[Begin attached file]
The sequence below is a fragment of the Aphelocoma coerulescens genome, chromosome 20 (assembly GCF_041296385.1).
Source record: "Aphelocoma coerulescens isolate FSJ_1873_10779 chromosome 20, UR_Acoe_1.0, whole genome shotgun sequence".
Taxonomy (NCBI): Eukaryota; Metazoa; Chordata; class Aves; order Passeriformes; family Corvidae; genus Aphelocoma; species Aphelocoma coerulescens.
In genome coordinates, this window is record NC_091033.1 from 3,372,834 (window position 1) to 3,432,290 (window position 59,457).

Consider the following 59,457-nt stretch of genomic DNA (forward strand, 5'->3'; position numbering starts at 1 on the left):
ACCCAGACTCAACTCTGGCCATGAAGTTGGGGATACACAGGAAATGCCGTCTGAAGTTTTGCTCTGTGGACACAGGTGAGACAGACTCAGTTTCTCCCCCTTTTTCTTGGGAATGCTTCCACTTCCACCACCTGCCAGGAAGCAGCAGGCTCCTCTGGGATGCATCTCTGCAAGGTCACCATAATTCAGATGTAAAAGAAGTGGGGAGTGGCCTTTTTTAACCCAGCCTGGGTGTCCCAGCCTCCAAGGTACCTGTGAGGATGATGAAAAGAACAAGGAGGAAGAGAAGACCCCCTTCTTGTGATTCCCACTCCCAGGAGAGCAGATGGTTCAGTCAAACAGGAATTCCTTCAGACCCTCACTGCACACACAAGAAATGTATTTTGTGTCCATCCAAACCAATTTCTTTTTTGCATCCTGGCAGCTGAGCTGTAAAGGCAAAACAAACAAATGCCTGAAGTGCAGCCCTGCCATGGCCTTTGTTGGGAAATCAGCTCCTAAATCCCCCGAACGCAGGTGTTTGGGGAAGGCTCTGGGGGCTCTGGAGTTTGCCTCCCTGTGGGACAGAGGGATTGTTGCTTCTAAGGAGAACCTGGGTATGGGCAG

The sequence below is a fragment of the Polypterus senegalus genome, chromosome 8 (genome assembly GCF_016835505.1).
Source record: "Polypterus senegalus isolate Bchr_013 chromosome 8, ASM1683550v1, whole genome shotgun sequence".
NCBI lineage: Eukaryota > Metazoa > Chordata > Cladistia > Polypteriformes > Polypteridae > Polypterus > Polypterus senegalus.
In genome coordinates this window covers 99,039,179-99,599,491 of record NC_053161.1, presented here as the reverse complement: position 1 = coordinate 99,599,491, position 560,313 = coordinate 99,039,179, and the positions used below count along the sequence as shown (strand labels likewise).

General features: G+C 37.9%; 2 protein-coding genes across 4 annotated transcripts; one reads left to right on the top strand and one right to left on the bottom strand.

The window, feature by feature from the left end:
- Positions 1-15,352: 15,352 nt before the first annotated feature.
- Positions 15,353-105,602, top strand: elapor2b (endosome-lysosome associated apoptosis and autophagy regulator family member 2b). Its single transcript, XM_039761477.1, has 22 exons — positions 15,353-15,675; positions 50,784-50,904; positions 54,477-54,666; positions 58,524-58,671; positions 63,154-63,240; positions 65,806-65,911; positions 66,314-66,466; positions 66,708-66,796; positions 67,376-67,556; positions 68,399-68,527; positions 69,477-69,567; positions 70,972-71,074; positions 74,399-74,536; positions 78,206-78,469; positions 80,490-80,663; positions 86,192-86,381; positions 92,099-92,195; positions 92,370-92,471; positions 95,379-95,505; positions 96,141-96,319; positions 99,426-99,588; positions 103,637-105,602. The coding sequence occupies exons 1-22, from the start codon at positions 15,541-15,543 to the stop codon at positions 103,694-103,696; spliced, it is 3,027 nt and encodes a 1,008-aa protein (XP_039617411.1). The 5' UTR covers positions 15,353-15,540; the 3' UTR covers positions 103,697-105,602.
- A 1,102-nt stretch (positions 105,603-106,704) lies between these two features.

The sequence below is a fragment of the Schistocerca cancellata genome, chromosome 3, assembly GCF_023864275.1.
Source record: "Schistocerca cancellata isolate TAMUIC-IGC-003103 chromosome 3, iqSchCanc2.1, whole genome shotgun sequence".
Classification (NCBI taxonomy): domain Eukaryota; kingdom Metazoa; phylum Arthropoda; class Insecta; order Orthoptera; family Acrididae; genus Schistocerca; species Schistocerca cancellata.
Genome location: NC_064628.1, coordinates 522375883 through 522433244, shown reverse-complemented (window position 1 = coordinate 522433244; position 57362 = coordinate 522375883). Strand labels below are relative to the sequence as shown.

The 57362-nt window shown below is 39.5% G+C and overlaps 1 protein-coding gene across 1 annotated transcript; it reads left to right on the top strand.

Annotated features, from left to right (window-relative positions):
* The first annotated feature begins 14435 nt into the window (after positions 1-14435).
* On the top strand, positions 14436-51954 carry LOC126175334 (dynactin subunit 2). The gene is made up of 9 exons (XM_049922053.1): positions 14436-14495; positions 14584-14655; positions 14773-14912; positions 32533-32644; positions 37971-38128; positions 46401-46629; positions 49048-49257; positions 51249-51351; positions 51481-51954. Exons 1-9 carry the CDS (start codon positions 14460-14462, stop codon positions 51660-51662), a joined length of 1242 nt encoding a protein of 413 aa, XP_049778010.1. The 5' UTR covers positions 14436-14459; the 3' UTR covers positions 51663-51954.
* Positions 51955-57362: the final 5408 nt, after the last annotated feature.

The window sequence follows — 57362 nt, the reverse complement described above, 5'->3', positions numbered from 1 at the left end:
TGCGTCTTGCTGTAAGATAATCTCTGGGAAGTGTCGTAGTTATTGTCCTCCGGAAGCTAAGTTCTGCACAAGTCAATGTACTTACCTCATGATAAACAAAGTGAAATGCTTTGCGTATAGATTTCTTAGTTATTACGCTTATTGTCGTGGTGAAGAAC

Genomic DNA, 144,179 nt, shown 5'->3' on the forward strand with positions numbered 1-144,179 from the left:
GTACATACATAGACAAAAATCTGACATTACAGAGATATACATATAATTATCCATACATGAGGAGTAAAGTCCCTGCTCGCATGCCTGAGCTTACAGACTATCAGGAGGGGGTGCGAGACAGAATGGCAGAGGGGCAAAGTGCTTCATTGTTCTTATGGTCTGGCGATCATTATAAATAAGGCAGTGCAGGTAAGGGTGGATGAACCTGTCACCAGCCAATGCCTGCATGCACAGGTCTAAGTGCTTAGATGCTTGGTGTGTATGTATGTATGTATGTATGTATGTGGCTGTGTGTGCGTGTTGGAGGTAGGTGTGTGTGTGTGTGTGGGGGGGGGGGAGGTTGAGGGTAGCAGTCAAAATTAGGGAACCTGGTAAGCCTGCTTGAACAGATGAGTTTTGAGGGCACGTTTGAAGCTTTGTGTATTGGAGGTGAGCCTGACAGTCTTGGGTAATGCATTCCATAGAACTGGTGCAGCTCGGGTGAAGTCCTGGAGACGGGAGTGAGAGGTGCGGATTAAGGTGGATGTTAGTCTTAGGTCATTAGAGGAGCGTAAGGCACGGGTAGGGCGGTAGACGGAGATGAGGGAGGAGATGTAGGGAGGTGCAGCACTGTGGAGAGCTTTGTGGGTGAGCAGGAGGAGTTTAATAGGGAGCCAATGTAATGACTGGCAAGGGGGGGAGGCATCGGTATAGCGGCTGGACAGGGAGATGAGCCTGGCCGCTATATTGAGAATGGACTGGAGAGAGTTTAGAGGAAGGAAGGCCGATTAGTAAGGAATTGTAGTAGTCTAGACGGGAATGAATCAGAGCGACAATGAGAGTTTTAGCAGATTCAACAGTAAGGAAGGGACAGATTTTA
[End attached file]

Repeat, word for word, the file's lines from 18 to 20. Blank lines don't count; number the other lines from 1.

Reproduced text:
Classification (NCBI taxonomy): domain Eukaryota; kingdom Metazoa; phylum Arthropoda; class Insecta; order Orthoptera; family Acrididae; genus Schistocerca; species Schistocerca cancellata.
Genome location: NC_064628.1, coordinates 522375883 through 522433244, shown reverse-complemented (window position 1 = coordinate 522433244; position 57362 = coordinate 522375883). Strand labels below are relative to the sequence as shown.

The 57362-nt window shown below is 39.5% G+C and overlaps 1 protein-coding gene across 1 annotated transcript; it reads left to right on the top strand.